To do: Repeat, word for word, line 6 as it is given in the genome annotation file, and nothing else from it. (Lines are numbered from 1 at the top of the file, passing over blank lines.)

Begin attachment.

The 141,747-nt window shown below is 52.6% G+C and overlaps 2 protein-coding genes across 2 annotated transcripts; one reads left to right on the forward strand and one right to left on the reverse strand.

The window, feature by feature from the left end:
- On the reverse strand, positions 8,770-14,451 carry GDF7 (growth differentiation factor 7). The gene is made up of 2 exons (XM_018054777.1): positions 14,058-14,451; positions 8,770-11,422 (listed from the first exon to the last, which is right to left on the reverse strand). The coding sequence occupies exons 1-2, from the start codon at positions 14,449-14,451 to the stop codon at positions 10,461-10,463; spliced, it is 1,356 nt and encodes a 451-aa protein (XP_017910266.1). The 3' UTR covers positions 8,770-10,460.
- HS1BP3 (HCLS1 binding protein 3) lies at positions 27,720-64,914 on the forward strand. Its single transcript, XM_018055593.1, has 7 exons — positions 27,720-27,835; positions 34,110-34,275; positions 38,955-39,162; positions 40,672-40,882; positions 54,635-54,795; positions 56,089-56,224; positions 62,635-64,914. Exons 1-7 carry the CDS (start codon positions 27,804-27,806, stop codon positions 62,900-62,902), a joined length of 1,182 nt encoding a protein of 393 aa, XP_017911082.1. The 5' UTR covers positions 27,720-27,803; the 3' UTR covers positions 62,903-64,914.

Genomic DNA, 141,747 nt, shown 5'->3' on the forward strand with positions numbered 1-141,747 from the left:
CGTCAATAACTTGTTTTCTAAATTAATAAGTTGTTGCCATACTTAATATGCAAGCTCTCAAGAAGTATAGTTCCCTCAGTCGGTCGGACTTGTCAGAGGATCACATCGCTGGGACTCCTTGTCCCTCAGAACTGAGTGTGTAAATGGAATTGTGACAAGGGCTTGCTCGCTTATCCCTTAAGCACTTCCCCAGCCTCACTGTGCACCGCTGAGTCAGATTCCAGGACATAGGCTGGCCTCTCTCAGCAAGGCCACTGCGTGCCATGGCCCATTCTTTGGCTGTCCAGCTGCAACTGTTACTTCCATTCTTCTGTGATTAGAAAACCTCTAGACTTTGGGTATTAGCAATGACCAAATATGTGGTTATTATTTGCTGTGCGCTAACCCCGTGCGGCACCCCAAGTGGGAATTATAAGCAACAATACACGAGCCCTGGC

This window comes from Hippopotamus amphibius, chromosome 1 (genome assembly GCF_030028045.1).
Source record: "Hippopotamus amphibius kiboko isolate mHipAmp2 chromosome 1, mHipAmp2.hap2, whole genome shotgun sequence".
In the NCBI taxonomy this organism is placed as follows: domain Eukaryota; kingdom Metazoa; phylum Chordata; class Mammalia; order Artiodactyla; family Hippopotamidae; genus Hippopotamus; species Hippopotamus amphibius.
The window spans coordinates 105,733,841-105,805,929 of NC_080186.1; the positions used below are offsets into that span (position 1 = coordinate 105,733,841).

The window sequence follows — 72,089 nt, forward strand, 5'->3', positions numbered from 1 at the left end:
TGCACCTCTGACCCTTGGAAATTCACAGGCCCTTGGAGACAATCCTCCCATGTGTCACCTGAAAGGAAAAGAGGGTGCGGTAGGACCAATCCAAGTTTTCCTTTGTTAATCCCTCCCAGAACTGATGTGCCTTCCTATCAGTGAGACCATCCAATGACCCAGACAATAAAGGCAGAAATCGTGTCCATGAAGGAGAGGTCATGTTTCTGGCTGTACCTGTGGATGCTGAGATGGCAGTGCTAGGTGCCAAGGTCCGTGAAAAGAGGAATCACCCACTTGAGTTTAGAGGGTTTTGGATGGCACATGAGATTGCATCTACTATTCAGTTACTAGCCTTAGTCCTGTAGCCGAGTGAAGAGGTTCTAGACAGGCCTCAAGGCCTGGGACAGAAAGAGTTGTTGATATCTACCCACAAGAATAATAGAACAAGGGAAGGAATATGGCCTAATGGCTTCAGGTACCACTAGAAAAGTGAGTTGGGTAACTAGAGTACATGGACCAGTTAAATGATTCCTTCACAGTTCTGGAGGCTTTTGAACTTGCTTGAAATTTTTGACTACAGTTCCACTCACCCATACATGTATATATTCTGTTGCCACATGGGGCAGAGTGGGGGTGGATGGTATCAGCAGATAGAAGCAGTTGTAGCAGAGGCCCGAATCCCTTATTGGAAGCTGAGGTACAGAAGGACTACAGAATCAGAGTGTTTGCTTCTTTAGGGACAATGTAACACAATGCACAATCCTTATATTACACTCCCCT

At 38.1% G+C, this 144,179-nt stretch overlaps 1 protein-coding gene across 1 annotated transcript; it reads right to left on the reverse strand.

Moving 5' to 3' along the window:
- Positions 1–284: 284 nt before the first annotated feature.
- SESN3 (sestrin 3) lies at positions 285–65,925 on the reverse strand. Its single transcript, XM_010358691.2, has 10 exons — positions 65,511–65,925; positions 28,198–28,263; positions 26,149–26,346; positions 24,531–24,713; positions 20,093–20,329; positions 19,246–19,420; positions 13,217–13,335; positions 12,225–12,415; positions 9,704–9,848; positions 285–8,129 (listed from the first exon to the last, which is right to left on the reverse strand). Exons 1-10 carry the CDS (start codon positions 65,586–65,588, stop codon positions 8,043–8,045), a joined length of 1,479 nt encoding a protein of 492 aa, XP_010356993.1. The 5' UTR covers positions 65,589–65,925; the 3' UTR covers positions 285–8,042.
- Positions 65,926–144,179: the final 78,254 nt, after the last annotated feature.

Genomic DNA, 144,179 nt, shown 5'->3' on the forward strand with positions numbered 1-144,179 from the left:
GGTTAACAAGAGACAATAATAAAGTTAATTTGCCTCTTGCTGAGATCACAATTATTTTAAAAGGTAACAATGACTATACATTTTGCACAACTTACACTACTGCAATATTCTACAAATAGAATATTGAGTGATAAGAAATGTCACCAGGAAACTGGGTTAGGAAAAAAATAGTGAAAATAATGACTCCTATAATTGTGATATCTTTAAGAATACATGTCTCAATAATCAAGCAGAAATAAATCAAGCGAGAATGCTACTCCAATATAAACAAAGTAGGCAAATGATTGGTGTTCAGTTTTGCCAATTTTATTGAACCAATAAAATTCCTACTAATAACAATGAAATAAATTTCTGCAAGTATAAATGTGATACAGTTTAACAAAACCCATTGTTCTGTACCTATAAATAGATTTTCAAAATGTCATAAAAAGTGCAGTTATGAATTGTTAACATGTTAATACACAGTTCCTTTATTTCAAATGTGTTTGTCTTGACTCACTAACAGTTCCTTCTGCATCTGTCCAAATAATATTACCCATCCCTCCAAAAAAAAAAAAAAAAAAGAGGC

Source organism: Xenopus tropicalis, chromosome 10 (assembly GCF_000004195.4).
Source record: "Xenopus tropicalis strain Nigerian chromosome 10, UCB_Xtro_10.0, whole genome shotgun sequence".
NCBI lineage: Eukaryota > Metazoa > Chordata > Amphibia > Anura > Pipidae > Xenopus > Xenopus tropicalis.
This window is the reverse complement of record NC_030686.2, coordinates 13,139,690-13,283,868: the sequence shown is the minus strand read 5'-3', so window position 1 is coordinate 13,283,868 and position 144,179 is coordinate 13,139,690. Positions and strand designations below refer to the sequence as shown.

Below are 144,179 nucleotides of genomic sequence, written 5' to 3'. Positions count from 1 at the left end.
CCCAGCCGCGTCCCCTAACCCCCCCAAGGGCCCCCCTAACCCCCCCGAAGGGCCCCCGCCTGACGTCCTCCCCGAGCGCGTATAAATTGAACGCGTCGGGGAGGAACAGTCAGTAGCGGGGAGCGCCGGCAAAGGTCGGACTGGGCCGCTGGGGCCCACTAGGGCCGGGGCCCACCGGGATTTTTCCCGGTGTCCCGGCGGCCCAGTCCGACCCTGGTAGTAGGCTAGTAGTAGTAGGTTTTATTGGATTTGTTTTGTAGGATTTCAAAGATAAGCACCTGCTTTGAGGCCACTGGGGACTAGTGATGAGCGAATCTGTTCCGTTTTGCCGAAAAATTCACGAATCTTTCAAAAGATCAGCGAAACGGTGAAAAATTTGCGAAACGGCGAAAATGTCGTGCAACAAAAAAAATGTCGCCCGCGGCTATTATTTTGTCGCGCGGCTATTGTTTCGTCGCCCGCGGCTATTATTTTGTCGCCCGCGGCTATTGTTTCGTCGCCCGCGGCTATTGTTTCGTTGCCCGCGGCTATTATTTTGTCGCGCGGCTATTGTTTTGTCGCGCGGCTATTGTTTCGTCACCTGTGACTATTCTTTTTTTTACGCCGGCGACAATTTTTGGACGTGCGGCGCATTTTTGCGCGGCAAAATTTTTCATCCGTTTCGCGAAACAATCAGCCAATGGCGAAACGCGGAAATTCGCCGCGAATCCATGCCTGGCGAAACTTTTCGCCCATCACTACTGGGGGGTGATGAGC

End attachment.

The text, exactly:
CGTCAATAACTTGTTTTCTAAATTAATAAGTTGTTGCCATACTTAATATGCAAGCTCTCAAGAAGTATAGTTCCCTCAGTCGGTCGGACTTGTCAGAGGATCACATCGCTGGGACTCCTTGTCCCTCAGAACTGAGTGTGTAAATGGAATTGTGACAAGGGCTTGCTCGCTTATCCCTTAAGCACTTCCCCAGCCTCACTGTGCACCGCTGAGTCAGATTCCAGGACATAGGCTGGCCTCTCTCAGCAAGGCCACTGCGTGCCATGGCCCATTCTTTGGCTGTCCAGCTGCAACTGTTACTTCCATTCTTCTGTGATTAGAAAACCTCTAGACTTTGGGTATTAGCAATGACCAAATATGTGGTTATTATTTGCTGTGCGCTAACCCCGTGCGGCACCCCAAGTGGGAATTATAAGCAACAATACACGAGCCCTGGC